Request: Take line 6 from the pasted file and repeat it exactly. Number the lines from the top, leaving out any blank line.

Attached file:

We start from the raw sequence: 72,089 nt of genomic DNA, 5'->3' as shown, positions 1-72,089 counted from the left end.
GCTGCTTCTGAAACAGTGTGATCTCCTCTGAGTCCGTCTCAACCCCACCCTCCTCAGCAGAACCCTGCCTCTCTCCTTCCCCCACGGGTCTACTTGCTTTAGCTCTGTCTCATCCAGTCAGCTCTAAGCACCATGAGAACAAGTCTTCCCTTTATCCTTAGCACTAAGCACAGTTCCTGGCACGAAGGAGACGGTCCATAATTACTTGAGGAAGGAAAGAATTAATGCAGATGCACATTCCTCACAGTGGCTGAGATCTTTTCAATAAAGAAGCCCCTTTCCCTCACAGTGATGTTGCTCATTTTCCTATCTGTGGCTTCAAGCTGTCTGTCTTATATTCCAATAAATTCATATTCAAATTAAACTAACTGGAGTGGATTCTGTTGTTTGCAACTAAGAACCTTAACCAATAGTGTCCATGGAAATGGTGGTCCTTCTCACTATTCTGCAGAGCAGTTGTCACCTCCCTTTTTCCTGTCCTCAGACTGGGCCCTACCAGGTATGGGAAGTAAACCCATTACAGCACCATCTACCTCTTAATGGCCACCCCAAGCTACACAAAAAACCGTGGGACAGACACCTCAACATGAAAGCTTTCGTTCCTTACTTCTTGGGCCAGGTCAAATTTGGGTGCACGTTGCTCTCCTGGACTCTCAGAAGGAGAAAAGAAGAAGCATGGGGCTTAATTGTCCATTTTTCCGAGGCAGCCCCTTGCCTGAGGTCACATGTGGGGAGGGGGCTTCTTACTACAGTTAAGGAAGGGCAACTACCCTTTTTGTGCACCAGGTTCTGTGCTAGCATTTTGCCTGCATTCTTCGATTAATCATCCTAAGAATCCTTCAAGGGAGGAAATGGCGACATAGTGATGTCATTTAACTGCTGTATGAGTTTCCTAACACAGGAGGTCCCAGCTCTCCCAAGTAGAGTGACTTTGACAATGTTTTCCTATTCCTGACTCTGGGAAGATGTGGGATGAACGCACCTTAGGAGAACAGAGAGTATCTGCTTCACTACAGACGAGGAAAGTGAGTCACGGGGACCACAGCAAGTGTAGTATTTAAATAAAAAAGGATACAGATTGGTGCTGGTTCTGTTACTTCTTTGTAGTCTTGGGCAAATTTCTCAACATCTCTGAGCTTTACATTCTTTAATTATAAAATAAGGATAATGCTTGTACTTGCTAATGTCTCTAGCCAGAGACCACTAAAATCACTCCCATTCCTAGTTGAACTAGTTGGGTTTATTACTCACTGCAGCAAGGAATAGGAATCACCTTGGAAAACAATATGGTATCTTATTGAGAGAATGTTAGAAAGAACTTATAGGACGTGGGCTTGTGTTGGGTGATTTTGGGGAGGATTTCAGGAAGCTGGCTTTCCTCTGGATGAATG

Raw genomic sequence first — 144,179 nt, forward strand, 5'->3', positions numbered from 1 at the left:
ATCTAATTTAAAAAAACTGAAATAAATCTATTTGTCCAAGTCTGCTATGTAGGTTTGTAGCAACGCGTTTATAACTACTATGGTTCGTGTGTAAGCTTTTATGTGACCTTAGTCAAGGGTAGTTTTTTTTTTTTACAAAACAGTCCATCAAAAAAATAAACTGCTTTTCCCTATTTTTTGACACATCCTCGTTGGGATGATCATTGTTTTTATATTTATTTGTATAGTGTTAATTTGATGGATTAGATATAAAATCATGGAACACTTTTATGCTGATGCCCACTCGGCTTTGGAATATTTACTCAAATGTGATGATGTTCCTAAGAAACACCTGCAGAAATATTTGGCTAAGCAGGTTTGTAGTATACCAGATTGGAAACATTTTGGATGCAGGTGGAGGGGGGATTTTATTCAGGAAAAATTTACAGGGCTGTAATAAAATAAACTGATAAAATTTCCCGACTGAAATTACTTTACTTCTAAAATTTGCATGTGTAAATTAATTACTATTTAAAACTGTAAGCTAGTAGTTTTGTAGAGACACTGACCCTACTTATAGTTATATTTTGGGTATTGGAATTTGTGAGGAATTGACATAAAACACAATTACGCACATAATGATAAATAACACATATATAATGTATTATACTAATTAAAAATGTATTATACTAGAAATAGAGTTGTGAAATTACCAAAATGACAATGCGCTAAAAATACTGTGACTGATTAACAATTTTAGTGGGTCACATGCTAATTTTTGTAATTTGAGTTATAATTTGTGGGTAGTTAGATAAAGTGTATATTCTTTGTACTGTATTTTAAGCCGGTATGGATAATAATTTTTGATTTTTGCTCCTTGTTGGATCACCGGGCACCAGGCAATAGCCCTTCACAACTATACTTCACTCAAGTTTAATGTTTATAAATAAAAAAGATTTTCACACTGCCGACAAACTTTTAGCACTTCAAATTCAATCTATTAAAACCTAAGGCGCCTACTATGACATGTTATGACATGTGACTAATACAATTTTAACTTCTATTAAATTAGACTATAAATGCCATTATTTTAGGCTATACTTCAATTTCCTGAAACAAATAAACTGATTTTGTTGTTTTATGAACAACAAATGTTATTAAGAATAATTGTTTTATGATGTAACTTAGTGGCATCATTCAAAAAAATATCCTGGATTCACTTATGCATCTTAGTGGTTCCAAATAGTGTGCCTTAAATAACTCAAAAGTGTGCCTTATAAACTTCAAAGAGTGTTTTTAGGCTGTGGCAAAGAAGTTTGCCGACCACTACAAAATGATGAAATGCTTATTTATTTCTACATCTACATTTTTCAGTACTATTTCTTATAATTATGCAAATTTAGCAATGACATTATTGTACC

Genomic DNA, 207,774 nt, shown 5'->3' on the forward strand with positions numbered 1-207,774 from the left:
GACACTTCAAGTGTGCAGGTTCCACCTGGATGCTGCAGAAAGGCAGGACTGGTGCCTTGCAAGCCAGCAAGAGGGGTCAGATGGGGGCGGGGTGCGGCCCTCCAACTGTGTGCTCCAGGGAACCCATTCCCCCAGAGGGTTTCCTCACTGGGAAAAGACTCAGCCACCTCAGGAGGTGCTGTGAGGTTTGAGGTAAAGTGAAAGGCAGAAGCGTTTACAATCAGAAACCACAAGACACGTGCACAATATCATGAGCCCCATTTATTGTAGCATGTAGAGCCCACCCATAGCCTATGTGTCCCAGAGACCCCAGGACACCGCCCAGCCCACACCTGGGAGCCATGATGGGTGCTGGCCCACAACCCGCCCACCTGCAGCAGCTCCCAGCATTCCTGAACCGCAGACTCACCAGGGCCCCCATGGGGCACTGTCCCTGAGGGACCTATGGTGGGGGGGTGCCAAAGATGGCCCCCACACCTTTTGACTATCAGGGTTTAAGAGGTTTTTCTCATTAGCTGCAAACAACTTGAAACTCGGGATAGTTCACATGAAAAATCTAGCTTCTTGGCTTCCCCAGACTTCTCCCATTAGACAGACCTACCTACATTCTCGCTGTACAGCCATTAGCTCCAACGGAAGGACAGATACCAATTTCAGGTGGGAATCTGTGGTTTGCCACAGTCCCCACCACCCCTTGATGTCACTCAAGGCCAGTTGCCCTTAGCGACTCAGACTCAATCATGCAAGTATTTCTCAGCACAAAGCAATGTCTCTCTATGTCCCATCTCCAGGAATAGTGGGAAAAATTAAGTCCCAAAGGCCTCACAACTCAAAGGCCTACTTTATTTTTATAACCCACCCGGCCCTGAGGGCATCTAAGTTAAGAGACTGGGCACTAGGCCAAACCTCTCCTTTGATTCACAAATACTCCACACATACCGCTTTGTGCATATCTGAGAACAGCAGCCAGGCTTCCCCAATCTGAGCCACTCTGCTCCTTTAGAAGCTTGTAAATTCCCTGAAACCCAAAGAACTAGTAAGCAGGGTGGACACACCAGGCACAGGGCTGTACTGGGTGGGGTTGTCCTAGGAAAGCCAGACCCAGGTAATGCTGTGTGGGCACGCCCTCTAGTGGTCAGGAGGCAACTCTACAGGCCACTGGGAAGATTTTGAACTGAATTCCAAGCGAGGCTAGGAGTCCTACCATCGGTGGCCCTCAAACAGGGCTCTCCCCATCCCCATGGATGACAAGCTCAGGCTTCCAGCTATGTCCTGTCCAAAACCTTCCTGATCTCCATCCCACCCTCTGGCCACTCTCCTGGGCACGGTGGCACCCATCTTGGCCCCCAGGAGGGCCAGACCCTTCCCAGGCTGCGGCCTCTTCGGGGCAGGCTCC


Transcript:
GACACTTCAAGTGTGCAGGTTCCACCTGGATGCTGCAGAAAGGCAGGACTGGTGCCTTGCAAGCCAGCAAGAGGGGTCAGATGGGGGCGGGGTGCGGCCCTCCAACTGTGTGCTCCAGGGAACCCATTCCCCCAGAGGGTTTCCTCACTGGGAAAAGACTCAGCCACCTCAGGAGGTGCTGTGAGGTTTGAGGTAAAGTGAAAGGCAGAAGCGTTTACAATCAGAAACCACAAGACACGTGCACAATATCATGAGCCCCATTTATTGTAGCATGTAGAGCCCACCCATAGCCTATGTGTCCCAGAGACCCCAGGACACCGCCCAGCCCACACCTGGGAGCCATGATGGGTGCTGGCCCACAACCCGCCCACCTGCAGCAGCTCCCAGCATTCCTGAACCGCAGACTCACCAGGGCCCCCATGGGGCACTGTCCCTGAGGGACCTATGGTGGGGGGGTGCCAAAGATGGCCCCCACACCTTTTGACTATCAGGGTTTAAGAGGTTTTTCTCATTAGCTGCAAACAACTTGAAACTCGGGATAGTTCACATGAAAAATCTAGCTTCTTGGCTTCCCCAGACTTCTCCCATTAGACAGACCTACCTACATTCTCGCTGTACAGCCATTAGCTCCAACGGAAGGACAGATACCAATTTCAGGTGGGAATCTGTGGTTTGCCACAGTCCCCACCACCCCTTGATGTCACTCAAGGCCAGTTGCCCTTAGCGACTCAGACTCAATCATGCAAGTATTTCTCAGCACAAAGCAATGTCTCTCTATGTCCCATCTCCAGGAATAGTGGGAAAAATTAAGTCCCAAAGGCCTCACAACTCAAAGGCCTACTTTATTTTTATAACCCACCCGGCCCTGAGGGCATCTAAGTTAAGAGACTGGGCACTAGGCCAAACCTCTCCTTTGATTCACAAATACTCCACACATACCGCTTTGTGCATATCTGAGAACAGCAGCCAGGCTTCCCCAATCTGAGCCACTCTGCTCCTTTAGAAGCTTGTAAATTCCCTGAAACCCAAAGAACTAGTAAGCAGGGTGGACACACCAGGCACAGGGCTGTACTGGGTGGGGTTGTCCTAGGAAAGCCAGACCCAGGTAATGCTGTGTGGGCACGCCCTCTAGTGGTCAGGAGGCAACTCTACAGGCCACTGGGAAGATTTTGAACTGAATTCCAAGCGAGGCTAGGAGTCCTACCATCGGTGGCCCTCAAACAGGGCTCTCCCCATCCCCATGGATGACAAGCTCAGGCTTCCAGCTATGTCCTGTCCAAAACCTTCCTGATCTCCATCCCACCCTCTGGCCACTCTCCTGGGCACGGTGGCACCCATCTTGGCCCCCAGGAGGGCCAGACCCTTCCCAGGCTGCGGCCTCTTCGGGGCAGGCTCC